52975 Cyllarus

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52975 Cyllarus
Cyllarus-Keck-Nov2009-mag23.gif
Cyllarus as seen by the Keck telescope at an apparent magnitude of 23
Discovery [1]
Discovered by N. Danzl
Discovery site Kitt Peak National Obs.
Discovery date 12 October 1998
Designations
MPC designation (52975) Cyllarus
Pronunciation /ˈsɪlərəs/
Named after
Cyllarus (Greek mythology)[2]
1998 TF35
distant[3] · centaur[1][4]
Orbital characteristics[1]
Epoch 16 February 2017 (JD 2457800.5)
Uncertainty parameter 4
Observation arc 9.95 yr (3,636 days)
Aphelion 35.998 AU
Perihelion 16.281 AU
26.139 AU
Eccentricity 0.3772
133.64 yr (48,814 days)
74.055°
0° 0m 26.64s / day
Inclination 12.650°
52.063°
300.94°
Jupiter MOID 11.41 AU
Jupiter Tisserand parameter 4.250
Physical characteristics
Dimensions 70 km (generic at 0.07)[5]
23.93[6]
9.4[1]

52975 Cyllarus (/ˈsɪlərəs/), provisionally designated 1998 TF35, is a centaur orbiting in the outer Solar System. It was discovered on 12 October 1998, by American astronomer Nichole Danzl at the Kitt Peak National Observatory near Sells, Arizona, in the United States.[3] It was later named after the mythological creature Cyllarus.[2]

Orbit and classification[edit]

Cyllarus orbits the Sun at a distance of 16.3–36.0 AU once every 133 years and 8 months (48,814 days). Its orbit has an eccentricity of 0.38 and an inclination of 13° with respect to the ecliptic.[1] Cyllarus came to perihelion in September 1989. The body's observation arc begins with its official discovery observation at Kitt Peak, as no precoveries were taken, and no prior identifications were made.[3]

Physical characteristics[edit]

In November 2009, Mike Brown and his team using the Keck telescope took a spectrum of Cyllarus (apparent magnitude 23), giving it "the record for the faintest spectrum of a Kuiper belt object".[citation needed]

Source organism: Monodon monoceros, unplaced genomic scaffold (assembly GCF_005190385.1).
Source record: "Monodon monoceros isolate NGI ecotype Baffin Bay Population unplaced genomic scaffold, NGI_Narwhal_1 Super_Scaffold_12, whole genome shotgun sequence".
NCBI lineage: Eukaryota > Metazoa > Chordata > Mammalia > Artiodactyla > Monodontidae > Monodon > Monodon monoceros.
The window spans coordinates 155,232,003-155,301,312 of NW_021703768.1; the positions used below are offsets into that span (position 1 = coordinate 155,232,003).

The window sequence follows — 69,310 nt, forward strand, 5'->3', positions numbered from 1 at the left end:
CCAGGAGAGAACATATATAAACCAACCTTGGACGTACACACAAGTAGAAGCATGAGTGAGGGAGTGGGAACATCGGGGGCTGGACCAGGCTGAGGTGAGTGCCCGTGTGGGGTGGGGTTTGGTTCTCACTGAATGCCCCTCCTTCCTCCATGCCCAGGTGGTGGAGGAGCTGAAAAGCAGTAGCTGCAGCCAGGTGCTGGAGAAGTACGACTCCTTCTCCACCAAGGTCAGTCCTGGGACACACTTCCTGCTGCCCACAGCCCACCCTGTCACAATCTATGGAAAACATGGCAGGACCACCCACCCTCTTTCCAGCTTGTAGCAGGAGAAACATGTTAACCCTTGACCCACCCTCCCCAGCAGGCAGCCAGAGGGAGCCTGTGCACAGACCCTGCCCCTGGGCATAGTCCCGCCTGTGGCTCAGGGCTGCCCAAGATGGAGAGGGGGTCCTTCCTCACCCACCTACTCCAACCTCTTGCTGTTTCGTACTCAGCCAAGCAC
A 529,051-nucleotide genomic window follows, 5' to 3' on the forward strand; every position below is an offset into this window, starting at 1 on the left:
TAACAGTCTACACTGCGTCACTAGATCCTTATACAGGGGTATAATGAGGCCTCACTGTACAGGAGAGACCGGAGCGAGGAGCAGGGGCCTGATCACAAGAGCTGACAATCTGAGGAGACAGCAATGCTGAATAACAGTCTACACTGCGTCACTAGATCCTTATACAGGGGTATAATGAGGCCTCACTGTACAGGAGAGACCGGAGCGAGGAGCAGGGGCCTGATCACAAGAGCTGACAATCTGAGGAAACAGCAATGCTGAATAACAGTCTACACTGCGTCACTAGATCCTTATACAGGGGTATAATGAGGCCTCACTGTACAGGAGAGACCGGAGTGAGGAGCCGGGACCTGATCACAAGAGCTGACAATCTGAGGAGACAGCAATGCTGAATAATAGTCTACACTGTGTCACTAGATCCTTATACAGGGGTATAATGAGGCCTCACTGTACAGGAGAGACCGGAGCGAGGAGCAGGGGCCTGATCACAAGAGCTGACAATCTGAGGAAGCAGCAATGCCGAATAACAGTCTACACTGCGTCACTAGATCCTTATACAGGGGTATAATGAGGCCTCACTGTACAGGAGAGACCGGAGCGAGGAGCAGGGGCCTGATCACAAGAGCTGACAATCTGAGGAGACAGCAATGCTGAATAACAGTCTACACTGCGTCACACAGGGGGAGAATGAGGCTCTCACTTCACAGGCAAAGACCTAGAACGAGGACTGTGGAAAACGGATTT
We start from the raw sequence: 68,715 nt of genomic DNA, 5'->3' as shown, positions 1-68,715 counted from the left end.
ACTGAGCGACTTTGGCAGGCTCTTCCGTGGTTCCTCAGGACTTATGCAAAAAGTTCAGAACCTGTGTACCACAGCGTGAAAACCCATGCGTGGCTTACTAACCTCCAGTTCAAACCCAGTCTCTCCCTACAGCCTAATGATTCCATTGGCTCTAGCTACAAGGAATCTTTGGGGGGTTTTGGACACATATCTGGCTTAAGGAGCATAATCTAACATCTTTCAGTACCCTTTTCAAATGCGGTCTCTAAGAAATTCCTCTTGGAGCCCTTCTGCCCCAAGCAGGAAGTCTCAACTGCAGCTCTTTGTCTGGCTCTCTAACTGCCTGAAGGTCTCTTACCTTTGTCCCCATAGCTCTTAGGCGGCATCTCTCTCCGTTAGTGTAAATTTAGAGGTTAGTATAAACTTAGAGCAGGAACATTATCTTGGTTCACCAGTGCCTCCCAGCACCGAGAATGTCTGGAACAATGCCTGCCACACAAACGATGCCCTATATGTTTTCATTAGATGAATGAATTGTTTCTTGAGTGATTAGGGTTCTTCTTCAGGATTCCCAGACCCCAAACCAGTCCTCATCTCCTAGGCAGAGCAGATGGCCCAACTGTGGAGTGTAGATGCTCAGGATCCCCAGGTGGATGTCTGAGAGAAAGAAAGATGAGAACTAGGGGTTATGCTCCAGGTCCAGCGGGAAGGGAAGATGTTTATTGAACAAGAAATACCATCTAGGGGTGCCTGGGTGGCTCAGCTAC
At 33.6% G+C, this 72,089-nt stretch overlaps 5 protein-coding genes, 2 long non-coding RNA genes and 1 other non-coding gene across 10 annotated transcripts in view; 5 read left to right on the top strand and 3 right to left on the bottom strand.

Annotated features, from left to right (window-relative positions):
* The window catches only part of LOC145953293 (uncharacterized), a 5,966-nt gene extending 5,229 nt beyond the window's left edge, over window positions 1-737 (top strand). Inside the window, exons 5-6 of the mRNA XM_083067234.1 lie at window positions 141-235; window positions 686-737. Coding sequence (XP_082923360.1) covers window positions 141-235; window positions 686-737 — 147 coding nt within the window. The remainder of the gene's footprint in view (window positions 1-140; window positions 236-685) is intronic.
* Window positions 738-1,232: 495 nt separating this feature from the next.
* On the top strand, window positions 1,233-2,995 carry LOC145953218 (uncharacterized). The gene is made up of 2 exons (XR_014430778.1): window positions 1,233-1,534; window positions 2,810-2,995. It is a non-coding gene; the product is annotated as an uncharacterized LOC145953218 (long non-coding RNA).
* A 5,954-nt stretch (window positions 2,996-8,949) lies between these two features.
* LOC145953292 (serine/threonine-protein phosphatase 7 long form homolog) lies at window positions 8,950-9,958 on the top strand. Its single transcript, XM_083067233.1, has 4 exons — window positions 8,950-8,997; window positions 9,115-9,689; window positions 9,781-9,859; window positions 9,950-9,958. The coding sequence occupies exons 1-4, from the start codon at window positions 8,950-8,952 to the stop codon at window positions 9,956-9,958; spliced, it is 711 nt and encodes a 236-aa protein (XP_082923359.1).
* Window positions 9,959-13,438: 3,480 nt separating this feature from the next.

As of 2017, no rotational lightcurve has been obtained from photometric observations. The bodys rotation period and shape, as well as its spectral type remains unknown.[1][7]

Based on an generic magnitude-to-diameter conversion, Cyllarus measures roughly about 70 kilometers in diameter, assuming a typical albedo of 0.07 for a centaur.[5] It has an absolute magnitude of 9.4.[1]

Naming[edit]

This minor planet was named for the Cyllarus, a centaur of Greek mythology.[2] The official naming citation was published on 14 June 2003 (M.P.C. 49102).[8]

References[edit]

  1. ^ a b c d e f g "JPL Small-Body Database Browser: 52975 Cyllarus (1998 TF35)" (2008-09-25 last obs.). Jet Propulsion Laboratory. Retrieved 25 April 2017. 
  2. ^ a b c Schmadel, Lutz D. (2006). Dictionary of Minor Planet Names – (52975) Cyllarus, Addendum to Fifth Edition: 2003–2005. Springer Berlin Heidelberg. p. 217. ISBN 978-3-540-34361-5. Retrieved 25 April 2017. 
  3. ^ a b c "52975 Cyllarus (1998 TF35)". Minor Planet Center. Retrieved 25 April 2017. 
  4. ^ Marc W. Buie. "Orbit Fit and Astrometric record for 52975" (2008-09-25 using 29 observations). SwRI (Space Science Department). Retrieved 2009-11-22. 
  5. ^ a b "Absolute Magnitude (H)". NASA/JPL. Retrieved 25 April 2017. 
  6. ^ "AstDys (52975) Cyllarus Ephemerides". Department of Mathematics, University of Pisa, Italy. Retrieved 25 April 2017. 
  7. ^ "LCDB Data for (52975) Cyllarus". Asteroid Lightcurve Database (LCDB). Retrieved 25 April 2017. 
  8. ^ "MPC/MPO/MPS Archive". Minor Planet Center. Retrieved 25 April 2017. 

External links[edit]